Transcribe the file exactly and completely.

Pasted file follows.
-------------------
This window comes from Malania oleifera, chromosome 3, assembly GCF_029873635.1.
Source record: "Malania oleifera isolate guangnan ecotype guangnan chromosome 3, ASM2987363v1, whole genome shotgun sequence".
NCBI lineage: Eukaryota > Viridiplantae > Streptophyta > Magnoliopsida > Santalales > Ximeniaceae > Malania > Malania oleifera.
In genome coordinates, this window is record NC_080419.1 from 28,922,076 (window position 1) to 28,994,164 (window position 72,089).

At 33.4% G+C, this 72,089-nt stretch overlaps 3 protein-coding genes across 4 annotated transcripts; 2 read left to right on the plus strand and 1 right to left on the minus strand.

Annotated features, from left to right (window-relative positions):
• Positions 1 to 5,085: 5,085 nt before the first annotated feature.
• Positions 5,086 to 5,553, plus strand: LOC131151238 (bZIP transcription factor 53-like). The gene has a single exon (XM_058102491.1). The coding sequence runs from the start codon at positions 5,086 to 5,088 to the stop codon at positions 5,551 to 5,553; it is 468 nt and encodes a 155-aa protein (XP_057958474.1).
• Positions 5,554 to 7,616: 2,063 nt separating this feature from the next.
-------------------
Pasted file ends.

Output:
This window comes from Malania oleifera, chromosome 3, assembly GCF_029873635.1.
Source record: "Malania oleifera isolate guangnan ecotype guangnan chromosome 3, ASM2987363v1, whole genome shotgun sequence".
NCBI lineage: Eukaryota > Viridiplantae > Streptophyta > Magnoliopsida > Santalales > Ximeniaceae > Malania > Malania oleifera.
In genome coordinates, this window is record NC_080419.1 from 28,922,076 (window position 1) to 28,994,164 (window position 72,089).

At 33.4% G+C, this 72,089-nt stretch overlaps 3 protein-coding genes across 4 annotated transcripts; 2 read left to right on the plus strand and 1 right to left on the minus strand.

Annotated features, from left to right (window-relative positions):
• Positions 1 to 5,085: 5,085 nt before the first annotated feature.
• Positions 5,086 to 5,553, plus strand: LOC131151238 (bZIP transcription factor 53-like). The gene has a single exon (XM_058102491.1). The coding sequence runs from the start codon at positions 5,086 to 5,088 to the stop codon at positions 5,551 to 5,553; it is 468 nt and encodes a 155-aa protein (XP_057958474.1).
• Positions 5,554 to 7,616: 2,063 nt separating this feature from the next.